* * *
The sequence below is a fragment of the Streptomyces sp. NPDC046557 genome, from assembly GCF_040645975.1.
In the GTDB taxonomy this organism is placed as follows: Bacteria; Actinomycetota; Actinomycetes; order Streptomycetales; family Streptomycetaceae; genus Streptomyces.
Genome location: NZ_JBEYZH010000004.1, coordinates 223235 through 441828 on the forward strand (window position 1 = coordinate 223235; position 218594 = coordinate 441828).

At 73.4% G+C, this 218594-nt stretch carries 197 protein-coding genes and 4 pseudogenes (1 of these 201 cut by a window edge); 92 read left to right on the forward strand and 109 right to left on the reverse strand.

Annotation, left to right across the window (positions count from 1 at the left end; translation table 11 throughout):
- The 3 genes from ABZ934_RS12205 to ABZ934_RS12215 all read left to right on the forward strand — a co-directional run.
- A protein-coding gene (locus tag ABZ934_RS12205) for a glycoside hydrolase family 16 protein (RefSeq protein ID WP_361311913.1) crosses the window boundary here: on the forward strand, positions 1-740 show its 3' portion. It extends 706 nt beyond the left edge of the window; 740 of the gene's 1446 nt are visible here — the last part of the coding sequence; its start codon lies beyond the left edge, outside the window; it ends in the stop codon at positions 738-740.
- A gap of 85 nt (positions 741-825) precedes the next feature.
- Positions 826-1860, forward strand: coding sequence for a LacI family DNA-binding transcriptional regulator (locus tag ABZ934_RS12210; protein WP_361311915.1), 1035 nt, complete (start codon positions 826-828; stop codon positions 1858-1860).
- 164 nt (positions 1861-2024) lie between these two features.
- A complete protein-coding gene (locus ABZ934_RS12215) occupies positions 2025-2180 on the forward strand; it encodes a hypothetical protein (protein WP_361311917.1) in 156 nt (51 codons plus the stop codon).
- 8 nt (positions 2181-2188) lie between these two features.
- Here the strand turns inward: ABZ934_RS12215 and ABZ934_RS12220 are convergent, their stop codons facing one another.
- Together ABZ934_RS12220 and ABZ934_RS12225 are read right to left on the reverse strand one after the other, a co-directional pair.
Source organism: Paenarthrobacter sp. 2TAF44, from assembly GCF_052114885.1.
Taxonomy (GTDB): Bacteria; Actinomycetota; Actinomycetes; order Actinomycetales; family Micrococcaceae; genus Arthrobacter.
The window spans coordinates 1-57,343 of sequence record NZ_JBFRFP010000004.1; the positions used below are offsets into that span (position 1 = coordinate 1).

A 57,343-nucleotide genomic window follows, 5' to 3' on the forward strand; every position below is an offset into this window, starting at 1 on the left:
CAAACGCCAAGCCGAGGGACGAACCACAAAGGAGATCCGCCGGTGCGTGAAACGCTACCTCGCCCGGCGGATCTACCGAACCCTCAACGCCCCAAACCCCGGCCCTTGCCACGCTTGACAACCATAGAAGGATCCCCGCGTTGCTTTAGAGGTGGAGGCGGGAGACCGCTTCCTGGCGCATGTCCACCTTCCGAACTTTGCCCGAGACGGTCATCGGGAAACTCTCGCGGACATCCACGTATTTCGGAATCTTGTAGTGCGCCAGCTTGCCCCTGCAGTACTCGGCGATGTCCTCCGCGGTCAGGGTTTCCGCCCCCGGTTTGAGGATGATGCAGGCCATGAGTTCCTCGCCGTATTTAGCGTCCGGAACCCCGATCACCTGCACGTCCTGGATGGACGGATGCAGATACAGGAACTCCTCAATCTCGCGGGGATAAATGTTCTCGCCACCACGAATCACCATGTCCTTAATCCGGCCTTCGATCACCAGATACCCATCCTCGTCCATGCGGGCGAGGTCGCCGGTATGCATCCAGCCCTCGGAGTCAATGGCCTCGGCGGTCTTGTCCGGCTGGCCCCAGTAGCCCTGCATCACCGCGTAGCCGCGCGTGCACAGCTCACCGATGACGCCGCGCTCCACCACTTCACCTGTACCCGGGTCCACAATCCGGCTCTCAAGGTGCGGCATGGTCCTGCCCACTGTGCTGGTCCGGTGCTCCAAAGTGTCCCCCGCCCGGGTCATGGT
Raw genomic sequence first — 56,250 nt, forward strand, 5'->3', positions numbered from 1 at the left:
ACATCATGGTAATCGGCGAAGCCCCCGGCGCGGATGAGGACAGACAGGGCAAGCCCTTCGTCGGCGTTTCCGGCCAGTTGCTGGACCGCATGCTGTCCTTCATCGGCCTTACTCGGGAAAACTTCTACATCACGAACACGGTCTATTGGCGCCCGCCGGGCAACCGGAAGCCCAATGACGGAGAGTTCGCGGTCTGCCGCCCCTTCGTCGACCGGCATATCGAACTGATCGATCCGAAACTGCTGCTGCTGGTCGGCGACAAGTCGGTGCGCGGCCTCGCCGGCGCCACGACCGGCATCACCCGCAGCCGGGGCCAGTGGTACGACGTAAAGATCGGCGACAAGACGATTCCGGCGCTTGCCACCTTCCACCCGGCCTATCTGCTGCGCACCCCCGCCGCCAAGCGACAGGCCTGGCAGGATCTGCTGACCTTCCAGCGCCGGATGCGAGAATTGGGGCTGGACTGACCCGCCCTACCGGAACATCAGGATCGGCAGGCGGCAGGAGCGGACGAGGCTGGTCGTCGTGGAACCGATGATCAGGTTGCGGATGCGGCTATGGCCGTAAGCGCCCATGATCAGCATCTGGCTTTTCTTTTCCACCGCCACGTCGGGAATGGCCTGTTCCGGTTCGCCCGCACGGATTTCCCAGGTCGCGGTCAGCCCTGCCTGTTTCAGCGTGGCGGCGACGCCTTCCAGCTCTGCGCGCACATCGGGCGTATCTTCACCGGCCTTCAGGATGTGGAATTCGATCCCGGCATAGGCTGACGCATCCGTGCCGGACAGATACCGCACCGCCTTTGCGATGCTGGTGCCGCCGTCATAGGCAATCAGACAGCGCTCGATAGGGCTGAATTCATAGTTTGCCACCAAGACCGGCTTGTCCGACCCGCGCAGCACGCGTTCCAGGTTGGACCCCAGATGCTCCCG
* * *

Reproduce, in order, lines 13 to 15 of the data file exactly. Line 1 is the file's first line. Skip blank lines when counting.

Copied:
- Here the strand turns inward: ABZ934_RS12215 and ABZ934_RS12220 are convergent, their stop codons facing one another.
- Together ABZ934_RS12220 and ABZ934_RS12225 are read right to left on the reverse strand one after the other, a co-directional pair.
Source organism: Paenarthrobacter sp. 2TAF44, from assembly GCF_052114885.1.